In response to New Zealand Company attempts to establish a separate colony in Wellington, and French claims in Akaroa, Hobson, now Lieutenant-Governor, declared British sovereignty over all of New Zealand on 21 May 1840. The two proclamations published in the New Zealand Advertiser and Bay Of Islands Gazette issue of 19 June 1840 "assert[s] on the grounds of Discovery, the Sovereign Rights of Her Majesty over the Southern Islands of New Zealand, commonly called 'The Middle Island' (South Island) and 'Stewart's Island' (Stewart Island/Rakiura); and the Island, commonly called 'The Northern Island', having been ceded Sovereignty to Her Majesty." The second proclamation expanded on how sovereignty over the "Northern Island" had been ceded under the treaty signed that February.[18]

Following the formalising of sovereignty, the organised and structured flow of migrants from Great Britain and Ireland began, and by 1860 more than 100,000 British and Irish settlers lived throughout New Zealand. The Otago Association actively recruited settlers from Scotland, creating a definite Scottish influence in that region, while the Canterbury Association recruited settlers from the south of England, creating a definite English influence over that region.[19] By 1870 the non-Māori population reached over 250,000.[20]

Other settlers came from Germany, Scandinavia, and other parts of Europe as well as from China and India, but British and Irish settlers made up the vast majority, and did so for the next 150 years.

Between 1881 and the 1920s, the New Zealand Parliament passed legislation that intended to limit Asiatic migration to New Zealand, and prevented Asians from naturalising.[21] In particular, the New Zealand government levied a poll tax on Chinese immigrants up until the 1930s, when Japan went to war with China. New Zealand finally abolished the poll tax in 1944.

An influx of Jewish refugees from central Europe came in the 1930s.

Many of the persons of Polish descent in New Zealand arrived as orphans via Siberia and Iran during World War II.

Post-Second World War immigration

With the various agencies of the United Nations dealing with humanitarian efforts following the Second World War, New Zealand accepted about 5,000 refugees and displaced persons from Europe, and more than 1,100 Hungarians between 1956 and 1959 (see Refugee migration into New Zealand). The post-WWII immigration included more persons from Italy, Greece and the former Yugoslavia.

New Zealand limited immigration to those who would meet a labour shortage in New Zealand. To encourage those to come, the Government introduced free and assisted passages in 1947, a schema expanded by the National Party administration in 1950. However, when it became clear that not enough skilled migrants would come from the British Isles alone, recruitment began in Northern European countries. New Zealand signed a bilateral agreement for skilled migrants with the Netherlands, and a large number of Dutch immigrants arrived in New Zealand. Others came in the 1950s from Denmark, Germany, Switzerland and Austria to meet needs in specialised occupations.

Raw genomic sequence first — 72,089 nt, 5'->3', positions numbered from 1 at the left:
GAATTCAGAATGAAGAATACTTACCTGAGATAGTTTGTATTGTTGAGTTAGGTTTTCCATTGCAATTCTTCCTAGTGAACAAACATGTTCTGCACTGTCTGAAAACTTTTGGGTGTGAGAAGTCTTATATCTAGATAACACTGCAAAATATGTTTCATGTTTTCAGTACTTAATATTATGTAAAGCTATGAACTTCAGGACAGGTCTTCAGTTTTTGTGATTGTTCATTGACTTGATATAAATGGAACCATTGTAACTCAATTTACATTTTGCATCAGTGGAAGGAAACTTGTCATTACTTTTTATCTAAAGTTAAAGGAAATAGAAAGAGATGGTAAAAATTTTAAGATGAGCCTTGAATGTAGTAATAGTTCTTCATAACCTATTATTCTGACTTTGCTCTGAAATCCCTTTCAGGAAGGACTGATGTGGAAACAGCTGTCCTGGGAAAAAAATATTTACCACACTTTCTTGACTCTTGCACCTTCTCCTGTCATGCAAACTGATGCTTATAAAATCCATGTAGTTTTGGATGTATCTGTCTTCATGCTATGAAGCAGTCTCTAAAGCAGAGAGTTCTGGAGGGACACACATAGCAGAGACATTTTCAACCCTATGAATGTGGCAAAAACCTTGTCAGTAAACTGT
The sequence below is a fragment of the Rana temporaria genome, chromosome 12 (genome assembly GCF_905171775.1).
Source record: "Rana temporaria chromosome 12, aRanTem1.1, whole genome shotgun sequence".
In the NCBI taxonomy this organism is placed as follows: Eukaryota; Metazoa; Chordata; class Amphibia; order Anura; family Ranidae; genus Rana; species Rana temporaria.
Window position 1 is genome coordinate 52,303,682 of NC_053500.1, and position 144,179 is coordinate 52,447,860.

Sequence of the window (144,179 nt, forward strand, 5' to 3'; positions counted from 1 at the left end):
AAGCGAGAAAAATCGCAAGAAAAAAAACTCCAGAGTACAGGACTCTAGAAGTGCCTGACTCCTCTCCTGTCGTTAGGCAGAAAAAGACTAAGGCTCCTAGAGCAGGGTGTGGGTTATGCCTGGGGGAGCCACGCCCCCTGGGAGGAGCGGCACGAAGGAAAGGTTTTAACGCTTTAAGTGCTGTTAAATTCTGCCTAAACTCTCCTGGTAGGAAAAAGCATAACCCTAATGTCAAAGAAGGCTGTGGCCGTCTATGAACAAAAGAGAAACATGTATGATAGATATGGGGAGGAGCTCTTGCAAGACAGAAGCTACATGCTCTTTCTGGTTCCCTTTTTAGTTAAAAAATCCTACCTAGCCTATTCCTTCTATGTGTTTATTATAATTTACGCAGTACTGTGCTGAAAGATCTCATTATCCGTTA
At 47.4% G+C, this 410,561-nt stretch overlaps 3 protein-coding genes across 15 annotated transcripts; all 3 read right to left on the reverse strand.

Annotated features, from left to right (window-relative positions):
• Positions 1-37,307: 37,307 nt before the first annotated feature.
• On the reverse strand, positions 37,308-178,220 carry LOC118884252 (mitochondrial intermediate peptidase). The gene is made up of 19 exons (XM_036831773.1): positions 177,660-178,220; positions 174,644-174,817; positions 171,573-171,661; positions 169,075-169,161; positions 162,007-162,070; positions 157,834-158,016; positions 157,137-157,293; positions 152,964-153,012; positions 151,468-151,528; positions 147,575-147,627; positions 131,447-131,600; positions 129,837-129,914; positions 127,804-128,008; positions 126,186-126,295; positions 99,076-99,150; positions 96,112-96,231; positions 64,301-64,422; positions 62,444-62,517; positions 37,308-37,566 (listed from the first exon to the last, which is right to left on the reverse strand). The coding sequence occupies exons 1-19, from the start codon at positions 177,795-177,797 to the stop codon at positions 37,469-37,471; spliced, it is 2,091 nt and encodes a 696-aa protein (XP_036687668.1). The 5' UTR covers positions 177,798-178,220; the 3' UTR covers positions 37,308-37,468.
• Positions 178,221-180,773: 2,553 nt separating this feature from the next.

By the 1960s, the policy of excluding people based on nationality yielded a population overwhelmingly European in origin. By the mid 1960s, a desire for cheap unskilled labour led to ethnic diversification. In the 1950s and 1960s, New Zealand encouraged migrants from the South Pacific. The country had a large demand for unskilled labour in the manufacturing sector. As long as this demand continued, migrants were encouraged to come from the South Pacific, and many overstayed. However, when the boom times stopped, some blamed the migrants for the economic downturn affecting the country, and many of those people suffered dawn raids from 1974.

A record number of migrants arrived in the 1970s; 70,000, for example, during 1973-1974. While these numbers represent many ethnicities, New Zealand had an underlying preference for migrants from "traditional sources", namely Britain, Europe and Northern America.


  1. a b c . . August 2010. Retrieved 11 August 2010. 
  2. a b c d e f g h i j k l m n o p q John Bryant and David Law (September 2004). . . Retrieved 10 August 2010. 
  3. Matthew Chung (6 November 2009). . . Retrieved 11 August 2010. 
  4. See the article entitled Religion in New Zealand.
  5. Gary Morley (24 June 2010). . . Retrieved 11 August 2010. 
  6. . . Retrieved 11 August 2010. 
  7. Gillian Smeith and Kim Dunstan (June 2004). . . Retrieved 10 August 2010. 
  8. Irwin, Geoff; Walrond, Carl (4 March 2009). . Te Ara Encyclopedia of New Zealand. Retrieved 14 February 2010. 
  9. Mein Smith (2005), pg 6.
  10. Lowe, David J. (2008). Lowe, David J.. ed. . New Zealand Society of Soil Science. pp. 142–147. . Retrieved 14 February 2010. 
  11. Sutton et al. (2008), pg 109. "This paper ... affirms the Long Chronology [first settlement up to 2000 years BP], recognizing it as the most plausible hypothesis."
  12. Clark (1994) pg 123–135
  13. Davis, Denise (11 September 2007). . Te Ara Encyclopedia of New Zealand. Retrieved 30 April 2010. 
  14. a b Mein Smith (2005), pg 23.
  15. King (2003) pg 122.
  16. Peggy Brock, ed. Indigenous Peoples and Religious Change. Leiden: Brill, 2005. ISBN 978-90-04-13899-5. pages 67–69
  17. Political and constitutional timeline, New Zealand History online, Ministry for Culture and Heritage. Updated 6 December 2009. Retrieved 30 April 2010.
  18. . Hocken Library. Retrieved 22 April 2010. 
  19. . 
  20. . 
  21. . .